Eachard, John (DNB00)
EACHARD, JOHN, D.D. (1636?–1697), master of Catharine Hall, Cambridge, descended from a good family in Suffolk, was born about 1636, and was admitted into Catharine Hall on 10 May 1653. He proceeded B.A. in 1656, was elected a fellow of his college in 1658, and commenced M.A. in 1660. On the death of Dr. John Lightfoot in 1675 he was chosen master of Catharine Hall, and in the following year he was created D.D. by royal mandamus. He was elected vice-chancellor of the university in 1679, and again in 1695 (Le Neve, Fasti, ed. Hardy, iii. 607, 608). In 1687 he, with others, was nominated by the senate to represent the university before the ecclesiastical commissioners, and to justify the action of the vice-chancellor and senate in refusing to confer, in compliance with a mandamus from James II, the degree of M.A. without oaths upon Alban Francis, a Benedictine monk (Cooper, Annals of Cambridge, iii. 620).
He governed his college with the utmost care and fidelity, and to the general satisfaction of the whole university. He procured many donations from his friends towards a proposed rebuilding of his college, but his death prevented the accomplishment of the design. He died on 7 July 1697, and was buried on the 14th in the chapel of Catharine Hall (Cole's MS. 12, f. 235 b).
The works written by or attributed to him are: 1. ‘The Grounds and Occasions of the Contempt of the Clergy and Religion enquired into. In a letter to R. L., Lond. 1670 (anon.) This work, which brims over with wit and humour, had a rapid sale, and passed through many editions. The author represents the contempt with which the clergy were generally regarded as being in great measure due to a wrong method of education or the poverty of some of the inferior clergy. The book was attacked by an anonymous writer in ‘An Answer to a Letter of Enquiry into the Grounds,’ &c., Lond. 1671, 8vo. Halkett and Laing (Dict. of Anonymous Literature, i. 110) wrongly attribute the authorship of this reply to John Bramhall, bishop of Derry, who died seven years before the publication of Eachard's book, which was assailed also by Barnabas Oley in his preface to George Herbert's ‘Country Parson,’ by Dr. John Owen in a preface to some sermons of W. Bridge, and by ‘D. T.’ in ‘Hieragonisticon; or Corah's Doom,’ Lond. 1672, 12mo. Eachard replied to the first of his assailants in ‘Some Observations upon the Answer to an Enquiry into …; with some additions. In a second Letter to R. L.,’ Lond. 1671, 12mo. The original work is reprinted in ‘An English Garner,’ edited by Edward Arber, vol. vii. (1883), and it was translated into German by Johann Gustav Reinbeck under the title of ‘Untersuchung der Ursachen und Gelegenheiten, welche zur Verachtung der Geistlichen und der Religion Anlass gegeben,’ Berlin, 1740, 12mo. Macaulay, in the ‘History of England,’ largely quoted Eachard in his account of the social condition of the clergy about the time of the accession of James II. This led to the publication of ‘Mr. Macaulay's Character of the Clergy in the latter part of the 17th century considered,’ Cambridge, 1849, 8vo, by the Rev. Churchill Babington, M.A., fellow of St. John's College, Cambridge, who says that Eachard's book ‘from beginning to end is a series of jocose caricatures. He burlesques unmercifully the sermons of sundry injudicious and ignorant clergymen, and draws the most facetious picture of the extremities to which others were reduced by poverty, and he has done it in such a manner that he was perhaps not very unnaturally supposed to have meant his descriptions for the clergy generally, and to have made up his book for the express purpose of bringing them into contempt.’ 2. ‘Mr. Hobb's State of Nature considered: in a Dialogue between Philautus and Timothy. To which are added Five Letters from the Author of the Grounds and Occasions of the Contempt of the Clergy,’ Lond. 1672, 12mo, dedicated to Gilbert Sheldon, archbishop of Canterbury. 3. ‘Some Opinions of Mr. Hobbs considered in a second Dialogue between Philautus and Timothy. By the same Author,’ 1673. Sir Richard Blackmore, in his ‘Essay on Wit,’ recommends these dialogues, in which he observes: ‘There is a kind of vein of solid learning mixed with many strokes of raillery.’ 4. ‘A Free and Impartial Enquiry into the Causes of that very great Esteem and Honour that the Nonconforming Preachers are generally in with their Followers. In a Letter to his honoured friend, H. M. By a Lover of the Church of England and unfeigned Piety,’ 1673, 12mo. This is attributed to Eachard in the British Museum Catalogue. Thomas Broughton, in the ‘Biographia Britannica,’ says, however, that after an inspection of the piece he was convinced it was not written by Eachard. It has not his wit, nor is it in any respect in his manner.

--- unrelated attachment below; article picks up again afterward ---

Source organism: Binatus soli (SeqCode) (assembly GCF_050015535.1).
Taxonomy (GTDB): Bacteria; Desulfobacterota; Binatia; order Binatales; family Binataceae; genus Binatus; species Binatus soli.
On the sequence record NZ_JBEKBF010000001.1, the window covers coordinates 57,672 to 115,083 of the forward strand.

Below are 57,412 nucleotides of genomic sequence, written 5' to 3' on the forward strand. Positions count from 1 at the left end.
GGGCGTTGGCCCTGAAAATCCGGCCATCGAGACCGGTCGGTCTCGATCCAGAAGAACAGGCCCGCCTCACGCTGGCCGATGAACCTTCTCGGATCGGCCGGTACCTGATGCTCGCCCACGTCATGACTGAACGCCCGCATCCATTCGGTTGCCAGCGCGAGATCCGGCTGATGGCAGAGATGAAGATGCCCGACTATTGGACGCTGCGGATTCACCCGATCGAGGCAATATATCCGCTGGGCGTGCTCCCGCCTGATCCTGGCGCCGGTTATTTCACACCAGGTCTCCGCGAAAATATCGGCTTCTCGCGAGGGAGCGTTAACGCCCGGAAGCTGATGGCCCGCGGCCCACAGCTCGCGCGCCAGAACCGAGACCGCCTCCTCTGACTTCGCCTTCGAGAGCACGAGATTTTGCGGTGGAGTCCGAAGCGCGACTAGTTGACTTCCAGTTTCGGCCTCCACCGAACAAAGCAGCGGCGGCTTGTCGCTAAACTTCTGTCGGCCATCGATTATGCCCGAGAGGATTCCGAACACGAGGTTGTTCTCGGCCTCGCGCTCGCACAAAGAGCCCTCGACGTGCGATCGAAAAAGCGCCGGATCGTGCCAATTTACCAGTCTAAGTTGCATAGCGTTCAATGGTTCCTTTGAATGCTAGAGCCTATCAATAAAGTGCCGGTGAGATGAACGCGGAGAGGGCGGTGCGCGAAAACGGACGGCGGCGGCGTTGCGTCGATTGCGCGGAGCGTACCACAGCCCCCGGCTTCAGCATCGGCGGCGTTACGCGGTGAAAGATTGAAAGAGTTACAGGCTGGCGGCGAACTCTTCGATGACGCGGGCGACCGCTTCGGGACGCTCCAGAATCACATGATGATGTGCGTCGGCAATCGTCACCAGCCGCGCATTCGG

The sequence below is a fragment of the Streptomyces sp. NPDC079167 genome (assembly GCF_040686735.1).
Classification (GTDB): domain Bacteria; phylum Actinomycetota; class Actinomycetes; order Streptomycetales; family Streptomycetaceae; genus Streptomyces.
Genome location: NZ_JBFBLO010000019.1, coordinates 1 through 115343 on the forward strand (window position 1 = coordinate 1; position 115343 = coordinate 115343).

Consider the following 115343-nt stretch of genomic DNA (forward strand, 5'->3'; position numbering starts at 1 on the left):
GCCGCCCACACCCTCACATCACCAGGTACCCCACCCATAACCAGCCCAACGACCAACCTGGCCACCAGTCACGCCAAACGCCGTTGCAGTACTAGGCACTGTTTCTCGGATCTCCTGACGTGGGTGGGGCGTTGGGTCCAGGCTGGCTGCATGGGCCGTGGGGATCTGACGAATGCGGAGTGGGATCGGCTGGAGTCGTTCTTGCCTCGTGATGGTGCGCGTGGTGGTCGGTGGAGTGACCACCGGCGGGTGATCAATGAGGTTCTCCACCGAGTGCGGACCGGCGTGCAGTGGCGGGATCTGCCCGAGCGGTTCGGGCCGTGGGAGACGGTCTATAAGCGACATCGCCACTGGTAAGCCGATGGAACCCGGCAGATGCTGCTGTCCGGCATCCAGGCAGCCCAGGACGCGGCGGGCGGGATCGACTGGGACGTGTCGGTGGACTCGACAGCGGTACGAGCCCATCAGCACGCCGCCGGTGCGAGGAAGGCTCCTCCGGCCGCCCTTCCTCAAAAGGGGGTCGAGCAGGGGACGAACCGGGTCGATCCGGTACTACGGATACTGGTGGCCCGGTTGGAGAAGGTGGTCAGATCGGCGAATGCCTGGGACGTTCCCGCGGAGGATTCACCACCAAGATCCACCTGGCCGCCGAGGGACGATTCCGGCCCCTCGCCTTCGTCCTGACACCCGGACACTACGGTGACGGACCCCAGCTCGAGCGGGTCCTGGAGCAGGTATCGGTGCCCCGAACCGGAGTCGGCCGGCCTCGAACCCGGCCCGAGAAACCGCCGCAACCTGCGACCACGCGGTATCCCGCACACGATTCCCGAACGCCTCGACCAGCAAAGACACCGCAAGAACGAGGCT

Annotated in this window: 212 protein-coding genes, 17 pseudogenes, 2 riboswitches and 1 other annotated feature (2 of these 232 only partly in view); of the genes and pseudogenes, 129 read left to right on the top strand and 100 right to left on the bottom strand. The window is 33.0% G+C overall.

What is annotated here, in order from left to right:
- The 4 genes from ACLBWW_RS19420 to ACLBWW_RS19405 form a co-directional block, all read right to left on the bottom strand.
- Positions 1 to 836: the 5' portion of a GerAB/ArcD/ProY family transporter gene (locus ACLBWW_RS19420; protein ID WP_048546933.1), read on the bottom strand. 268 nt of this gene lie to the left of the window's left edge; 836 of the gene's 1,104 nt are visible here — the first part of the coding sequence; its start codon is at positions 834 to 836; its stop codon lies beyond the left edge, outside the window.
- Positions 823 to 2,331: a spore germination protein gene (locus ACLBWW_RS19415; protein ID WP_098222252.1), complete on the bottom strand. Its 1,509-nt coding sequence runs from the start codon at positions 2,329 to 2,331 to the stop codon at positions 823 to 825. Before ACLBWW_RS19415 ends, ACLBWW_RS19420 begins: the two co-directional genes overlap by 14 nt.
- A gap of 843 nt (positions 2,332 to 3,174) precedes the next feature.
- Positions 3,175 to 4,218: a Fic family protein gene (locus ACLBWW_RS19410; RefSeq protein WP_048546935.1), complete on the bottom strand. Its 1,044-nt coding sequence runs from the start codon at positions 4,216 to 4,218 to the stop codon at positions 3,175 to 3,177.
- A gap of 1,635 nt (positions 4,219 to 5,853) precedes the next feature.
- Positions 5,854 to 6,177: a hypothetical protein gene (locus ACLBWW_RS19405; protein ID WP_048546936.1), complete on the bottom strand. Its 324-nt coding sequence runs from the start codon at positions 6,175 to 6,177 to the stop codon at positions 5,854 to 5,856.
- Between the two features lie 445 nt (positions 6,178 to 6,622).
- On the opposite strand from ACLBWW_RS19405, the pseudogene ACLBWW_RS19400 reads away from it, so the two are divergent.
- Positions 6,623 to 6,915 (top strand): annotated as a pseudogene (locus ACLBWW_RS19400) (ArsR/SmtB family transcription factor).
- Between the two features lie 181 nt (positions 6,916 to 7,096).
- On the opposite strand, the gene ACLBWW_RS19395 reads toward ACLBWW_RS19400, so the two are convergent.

Eachard's works, except his second dialogue on the writings of Hobbes, have been several times printed together in one volume 8vo; but the most complete edition containing that dialogue is that published by T. Davies in 3 vols. 12mo, 1774. Though Eachard was a great wit and humorist, he failed lamentably when he attempted to treat a subject in a serious manner. Thomas Baker, the Cambridge antiquary, has recorded that he went to St. Mary's, with great expectation, to hear Eachard preach, and was never more disappointed (Granger, Biog. Hist. of England, 5th edit. v. 38 n.); and Dean Swift remarks: ‘I have known men happy enough at ridicule, who, upon grave subjects, were perfectly stupid; of which Dr. Eachard of Cambridge, who writ “The Contempt of the Clergy,” was a great instance’ (Works, xii. 279).[Life by Zachary Grey in Cole's MS. 12, f. 234; Life by T. Davies, prefixed to Eachard's Works, ed. 1774; Biog. Brit. (Kippis); Addit. MSS. 5868, f. 8, 19165, f. 304; Birch's Tillotson (1752), p. 326; Cat. of Printed Books in Brit. Mus.; Halkett and Laing's Dict. of Anon. Lit. ii. 1673; Heywood's Diaries, ii. 258; Littell's Museum of Foreign Literature, xiv. 305; Lowndes's Bibl. Man. (Bohn), p. 707; Macaulay's Hist. of England; Nichols's Lit. Anecd. vi. 426–8; Nichols's Suppl. to Swift's Works, Lond. 1779, ii. 366; Notes and Queries, 1st ser. i. 320, 404, 2nd ser. ii. 492, iii. 109, 6th ser. v. 387, 452, vi. 37; Wood's Athenæ Oxon. (1813), i. p. lxx.]